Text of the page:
Student Scholarship 2018
Winner's Application Form


I actually am launching an online store right now--it should be up and running by the end of October. My business partner/roommate and I are selling wristbands that hold a key. We call the product Clave, which means "key" in Spanish, but in the context of "the key concept," not a physical key (llave). It's a play on words, because we want this item to be a key part of people's daily dress.

We noticed that for the past 4 years going to the University of Dayton, many students (mostly females) wear their house key on their wrist, tied by a hair tie, string, or other similar mechanism. Almost all students at UD get one house key (most students live on campus in University housing), but none have a really good place to put it. We decided to solve that issue and make a business out of it.

It took over a year to find the right supplier and tweak our design until we liked it. We are now finally in the production stage, working with a factory in China that specializes in bracelets and other magnetic jewelry. We should get our first order of product in about 4 weeks, and we plan to be ready to sell as soon as we get them. We have an LLC and a bank account, a tax ID, and everything else ready to roll.

We are creating an online store through the Shopify service. We plan on pushing the page hard through social media. We also plan on going out into the UD community and selling. Our hope is that word will spread throughout UD, then to friends of UD students from back home who are at different colleges, and so on. To market online, we will take some good pictures of friends modeling the bracelet and push it through Facebook, Twitter, Instagram, and other sites. We will probably put the product on Etsy, as well.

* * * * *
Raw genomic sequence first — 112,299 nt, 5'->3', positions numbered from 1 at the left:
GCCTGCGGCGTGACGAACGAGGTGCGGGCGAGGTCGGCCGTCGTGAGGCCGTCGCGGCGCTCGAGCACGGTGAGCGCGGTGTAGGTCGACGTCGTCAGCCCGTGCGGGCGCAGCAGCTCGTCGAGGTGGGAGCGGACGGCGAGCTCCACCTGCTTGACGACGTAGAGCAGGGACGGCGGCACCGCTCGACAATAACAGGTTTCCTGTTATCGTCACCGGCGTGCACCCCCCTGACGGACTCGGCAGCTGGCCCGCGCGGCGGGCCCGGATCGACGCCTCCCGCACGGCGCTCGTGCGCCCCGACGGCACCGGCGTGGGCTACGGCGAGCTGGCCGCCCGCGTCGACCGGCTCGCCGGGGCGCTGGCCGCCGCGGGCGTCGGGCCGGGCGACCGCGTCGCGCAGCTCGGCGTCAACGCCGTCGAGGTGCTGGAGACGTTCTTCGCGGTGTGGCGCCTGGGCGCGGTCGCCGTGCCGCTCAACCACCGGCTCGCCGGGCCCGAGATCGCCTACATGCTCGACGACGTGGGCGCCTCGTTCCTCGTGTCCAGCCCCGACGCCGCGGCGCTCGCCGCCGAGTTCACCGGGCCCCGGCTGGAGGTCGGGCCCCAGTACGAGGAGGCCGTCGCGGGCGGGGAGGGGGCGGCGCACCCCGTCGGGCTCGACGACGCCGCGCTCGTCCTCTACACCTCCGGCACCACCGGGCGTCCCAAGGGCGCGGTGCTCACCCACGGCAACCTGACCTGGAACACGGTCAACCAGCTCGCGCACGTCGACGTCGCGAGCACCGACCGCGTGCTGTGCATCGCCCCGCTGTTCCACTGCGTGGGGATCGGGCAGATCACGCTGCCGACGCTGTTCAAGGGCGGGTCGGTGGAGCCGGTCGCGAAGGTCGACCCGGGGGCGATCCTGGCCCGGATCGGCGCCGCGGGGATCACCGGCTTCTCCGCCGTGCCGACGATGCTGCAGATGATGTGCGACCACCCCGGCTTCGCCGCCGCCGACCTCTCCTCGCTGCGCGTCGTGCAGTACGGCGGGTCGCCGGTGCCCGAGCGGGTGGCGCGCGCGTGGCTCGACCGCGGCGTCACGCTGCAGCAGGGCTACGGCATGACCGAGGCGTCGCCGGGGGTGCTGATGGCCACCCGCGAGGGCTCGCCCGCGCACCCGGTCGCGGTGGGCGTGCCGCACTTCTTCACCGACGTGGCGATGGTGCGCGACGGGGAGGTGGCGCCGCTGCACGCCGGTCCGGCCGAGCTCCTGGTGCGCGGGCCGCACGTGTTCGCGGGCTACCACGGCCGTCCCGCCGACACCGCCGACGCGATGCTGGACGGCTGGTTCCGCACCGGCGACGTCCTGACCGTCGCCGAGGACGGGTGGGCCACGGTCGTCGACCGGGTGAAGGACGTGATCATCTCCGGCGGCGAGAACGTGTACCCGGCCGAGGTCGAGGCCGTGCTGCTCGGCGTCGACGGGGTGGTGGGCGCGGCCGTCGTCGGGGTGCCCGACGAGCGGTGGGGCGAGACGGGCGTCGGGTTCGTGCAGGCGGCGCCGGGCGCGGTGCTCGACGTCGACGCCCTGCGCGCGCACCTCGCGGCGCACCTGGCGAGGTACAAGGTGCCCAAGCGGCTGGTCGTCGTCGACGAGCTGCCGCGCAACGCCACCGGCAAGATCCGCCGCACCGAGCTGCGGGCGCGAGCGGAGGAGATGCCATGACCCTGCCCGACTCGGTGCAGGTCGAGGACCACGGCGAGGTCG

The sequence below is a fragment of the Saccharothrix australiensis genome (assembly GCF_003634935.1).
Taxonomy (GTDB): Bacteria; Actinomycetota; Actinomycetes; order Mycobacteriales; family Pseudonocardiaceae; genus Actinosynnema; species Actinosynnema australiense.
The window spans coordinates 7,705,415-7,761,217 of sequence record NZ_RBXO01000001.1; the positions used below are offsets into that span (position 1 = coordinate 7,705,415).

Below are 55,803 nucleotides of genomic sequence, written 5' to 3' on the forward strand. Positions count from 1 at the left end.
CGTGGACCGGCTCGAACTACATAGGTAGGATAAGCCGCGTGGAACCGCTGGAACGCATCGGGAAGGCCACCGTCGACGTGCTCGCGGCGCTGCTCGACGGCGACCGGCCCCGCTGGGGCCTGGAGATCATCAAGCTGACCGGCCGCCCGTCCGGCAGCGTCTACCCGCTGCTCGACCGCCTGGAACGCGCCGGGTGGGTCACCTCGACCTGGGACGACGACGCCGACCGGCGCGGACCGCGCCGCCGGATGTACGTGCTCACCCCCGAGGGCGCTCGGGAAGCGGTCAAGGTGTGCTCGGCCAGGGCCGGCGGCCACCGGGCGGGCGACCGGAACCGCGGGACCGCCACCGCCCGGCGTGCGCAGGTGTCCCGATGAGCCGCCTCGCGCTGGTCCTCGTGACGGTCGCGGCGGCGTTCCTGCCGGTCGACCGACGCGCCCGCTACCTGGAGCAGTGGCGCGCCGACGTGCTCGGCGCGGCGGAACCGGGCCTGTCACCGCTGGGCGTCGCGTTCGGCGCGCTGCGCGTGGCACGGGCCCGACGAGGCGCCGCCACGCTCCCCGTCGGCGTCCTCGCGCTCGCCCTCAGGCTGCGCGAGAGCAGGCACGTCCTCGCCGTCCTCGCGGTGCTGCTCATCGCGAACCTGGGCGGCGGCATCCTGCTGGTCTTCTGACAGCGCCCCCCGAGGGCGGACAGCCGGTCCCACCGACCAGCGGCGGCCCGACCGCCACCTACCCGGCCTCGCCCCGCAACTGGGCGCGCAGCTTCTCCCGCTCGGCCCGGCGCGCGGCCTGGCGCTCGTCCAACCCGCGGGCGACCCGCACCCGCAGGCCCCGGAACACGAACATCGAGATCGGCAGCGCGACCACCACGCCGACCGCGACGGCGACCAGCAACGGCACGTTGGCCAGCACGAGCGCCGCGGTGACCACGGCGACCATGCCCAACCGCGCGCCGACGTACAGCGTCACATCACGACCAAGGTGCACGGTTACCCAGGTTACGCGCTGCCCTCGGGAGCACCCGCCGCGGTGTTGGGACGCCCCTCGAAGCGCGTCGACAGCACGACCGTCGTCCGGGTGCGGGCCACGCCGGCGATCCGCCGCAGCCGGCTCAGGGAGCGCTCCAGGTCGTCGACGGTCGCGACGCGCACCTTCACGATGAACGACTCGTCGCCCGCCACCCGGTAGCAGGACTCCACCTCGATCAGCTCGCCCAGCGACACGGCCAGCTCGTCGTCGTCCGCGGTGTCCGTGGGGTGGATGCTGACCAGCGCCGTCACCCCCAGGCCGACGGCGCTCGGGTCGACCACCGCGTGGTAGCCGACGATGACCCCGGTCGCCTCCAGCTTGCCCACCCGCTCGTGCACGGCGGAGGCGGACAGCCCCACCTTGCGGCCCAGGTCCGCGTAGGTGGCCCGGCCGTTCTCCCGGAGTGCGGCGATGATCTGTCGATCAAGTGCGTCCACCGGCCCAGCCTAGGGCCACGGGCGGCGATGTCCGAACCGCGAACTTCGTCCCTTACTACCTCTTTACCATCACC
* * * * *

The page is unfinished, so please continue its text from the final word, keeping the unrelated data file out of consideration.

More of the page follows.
Clave as a company has potential to be more than just this product, also. Once we have established ourselves and have a good following, we plan on introducing other products along the same lines. The next two will be a bracelet that holds a car key fob, and a bracelet sold with a door handle that allows for hands-free, RFID scan-to-unlock technology. These products will also call for an online push through social media, and we will sell them through our online store(s). 


I think the growth in popularity of online shopping has driven down prices over the past years. Due to the ease of getting products up for sale on the internet and targeting exactly who the customer should be, companies across the world are increasing sales. Really anybody can be a player on an online store as long as they have basic internet connection, a product to sell, and a way to ship it. There has been a huge increase in competition, particularly in clothing.

The increase in competition, again due to the sheer ease of putting one's product out there, has lead to lower prices. Manufacturers in one country may be able to sell a similar product at a lower price than manufacturers from another country, who may be forced to lower their price to stay in the game, and this goes on and on. This concept spans industries--there's nothing the internet can't affect.

Not only does this online competition affect online stores, it also affects brick & mortars. It is even more challenging now to get people to come to a store when they can simply go online on their smart phones and order what they need in a few clicks. When stores are losing demand, one thing they do is drop prices. So again, across industries prices have dropped because of the online presence of stores around the world making similar products.